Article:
We’ve all heard or read about the new mom who jumped right back into normal life, and her normal jeans right after leaving the hospital. Have you felt jealous of her? My younger, less experienced self sure did!
Now that I’ve had many more children, and am sitting pretty in my mid-thirties, I realize how foolish I was not to allow my body to make a strong recovery after birth.
When I had my first few children, I was in my early twenties, so I charged right back into life, full-speed ahead. I remember the day after my first daughter was born, my husband went out to buy some groceries, and took the other children with him. I mopped the kitchen floor while he was gone. My daughter was born two weeks early, and I didn’t have time before she was born to get it done, so I grabbed the mop and did it quickly while he was gone.
I almost got away with it too, but Ryan noticed the damp mop dripping on the floor and quickly put two and two together.
Pregnancy and childbirth are major undertakings, whether you have a vaginal birth or c-section. C-sections, of course, require even more time and care for a proper recovery. But a vaginal birth does not mean that you get to take a pass on giving your body the time it needs.
I’m going to go over the steps I follow for a proper, thorough recovery. My way isn’t the only way, but I’ve had plenty of practice, and plenty of opportunities to tweak my process, so I’m hoping it may be helpful.
For A Strong Recovery After Birth- Stay in Bed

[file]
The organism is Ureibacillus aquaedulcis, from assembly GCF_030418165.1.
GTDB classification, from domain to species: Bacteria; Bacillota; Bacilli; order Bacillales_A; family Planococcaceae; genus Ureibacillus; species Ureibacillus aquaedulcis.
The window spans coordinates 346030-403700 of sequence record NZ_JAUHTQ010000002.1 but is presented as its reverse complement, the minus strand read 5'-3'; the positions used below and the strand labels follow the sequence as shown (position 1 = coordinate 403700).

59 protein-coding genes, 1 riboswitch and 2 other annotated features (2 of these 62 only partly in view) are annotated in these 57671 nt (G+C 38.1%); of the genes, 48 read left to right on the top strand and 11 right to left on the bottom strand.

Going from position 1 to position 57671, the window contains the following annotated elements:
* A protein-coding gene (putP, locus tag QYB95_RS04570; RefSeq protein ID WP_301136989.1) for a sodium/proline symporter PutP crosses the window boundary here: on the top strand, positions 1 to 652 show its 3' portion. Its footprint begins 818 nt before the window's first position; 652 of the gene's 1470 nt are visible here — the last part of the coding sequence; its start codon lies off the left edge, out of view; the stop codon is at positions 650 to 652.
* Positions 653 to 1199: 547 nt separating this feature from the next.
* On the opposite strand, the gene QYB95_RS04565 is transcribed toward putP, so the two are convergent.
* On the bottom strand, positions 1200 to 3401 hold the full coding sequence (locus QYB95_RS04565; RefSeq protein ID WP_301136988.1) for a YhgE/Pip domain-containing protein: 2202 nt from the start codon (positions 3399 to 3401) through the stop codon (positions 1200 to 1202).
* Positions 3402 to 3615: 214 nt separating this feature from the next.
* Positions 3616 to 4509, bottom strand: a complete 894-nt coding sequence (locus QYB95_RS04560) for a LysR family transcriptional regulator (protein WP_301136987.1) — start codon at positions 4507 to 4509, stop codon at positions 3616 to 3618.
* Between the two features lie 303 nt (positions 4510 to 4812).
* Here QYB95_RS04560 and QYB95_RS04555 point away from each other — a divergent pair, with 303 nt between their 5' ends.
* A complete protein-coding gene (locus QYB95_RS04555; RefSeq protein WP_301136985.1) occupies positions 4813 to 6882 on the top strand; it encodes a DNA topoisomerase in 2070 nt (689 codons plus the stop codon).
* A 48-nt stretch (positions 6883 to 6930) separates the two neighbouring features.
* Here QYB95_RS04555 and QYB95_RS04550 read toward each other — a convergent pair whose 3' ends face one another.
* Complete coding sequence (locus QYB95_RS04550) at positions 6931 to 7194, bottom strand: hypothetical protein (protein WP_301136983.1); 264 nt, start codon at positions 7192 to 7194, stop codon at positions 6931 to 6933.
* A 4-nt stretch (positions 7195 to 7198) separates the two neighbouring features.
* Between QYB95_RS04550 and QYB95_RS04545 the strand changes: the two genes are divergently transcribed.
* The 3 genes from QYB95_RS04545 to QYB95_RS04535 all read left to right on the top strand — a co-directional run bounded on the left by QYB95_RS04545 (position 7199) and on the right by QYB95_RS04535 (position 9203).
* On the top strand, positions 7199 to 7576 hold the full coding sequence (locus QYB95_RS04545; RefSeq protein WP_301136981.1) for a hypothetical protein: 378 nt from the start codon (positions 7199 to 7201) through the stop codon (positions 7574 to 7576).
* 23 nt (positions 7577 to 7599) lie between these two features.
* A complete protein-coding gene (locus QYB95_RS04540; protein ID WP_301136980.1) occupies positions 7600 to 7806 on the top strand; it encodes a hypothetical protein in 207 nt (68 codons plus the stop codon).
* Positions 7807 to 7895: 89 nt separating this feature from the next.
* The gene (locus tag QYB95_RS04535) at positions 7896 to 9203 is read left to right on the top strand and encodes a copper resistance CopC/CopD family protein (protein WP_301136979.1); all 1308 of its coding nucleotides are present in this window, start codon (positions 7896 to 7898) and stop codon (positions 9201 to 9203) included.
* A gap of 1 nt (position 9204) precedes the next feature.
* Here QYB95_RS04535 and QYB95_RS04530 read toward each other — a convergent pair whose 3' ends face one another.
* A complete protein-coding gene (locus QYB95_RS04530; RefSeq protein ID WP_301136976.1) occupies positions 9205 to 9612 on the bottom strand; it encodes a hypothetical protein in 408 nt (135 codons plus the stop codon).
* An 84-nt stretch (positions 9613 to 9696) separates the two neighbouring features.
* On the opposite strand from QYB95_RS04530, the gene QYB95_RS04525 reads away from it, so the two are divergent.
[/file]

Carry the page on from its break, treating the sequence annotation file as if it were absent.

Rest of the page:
One of the most important parts of my recovery is staying in bed for a full week. That’s seven full days. I stay in the hospital for two days, then, as soon as I come home, I take a relaxing shower, put pajamas on, and climb right into bed.
Before I leave for the hospital, I put together a basket of necessities to keep on my nightstand so that the only times that I need to get out of bed are to use the restroom.
In my postpartum bedside basket, I keep:
- Extra baby pajamas
- Face Cleansing Cloths
- Granola bars
- Dark Chocolate
- Ibuprofen and Acetaminephen
- Contact solution and Case, glasses
- Water bottleI also keep my baby in a cradle, pushed up to the side of my bed for that first week, so that I don’t have to get in and out of bed every time I need to feed the baby, or lay her down. Take a moment and think about all of the muscles (both internal and external) that you have to use to get in and out of bed. Those muscles need to be resting. They’ve just been through a marathon, so the less you need to get out of bed, the better.
I am fortunate that my husband takes a full week off from work, and he knows the deal. He brings me all three meals, and I eat them in bed. He also checks on my water bottle and snack supply, makes sure I have enough diapers in the basket, etc. He knows that if he wants his wife to make a strong recovery after birth, the first week of recovery is essential.
If you are unable to spend that first week in bed because you don’t have a support person, then I would suggest that you do as much prep as possible beforehand. Make a really big basket before you go to the hospital that will hold several days worth of snacks, diapers, etc.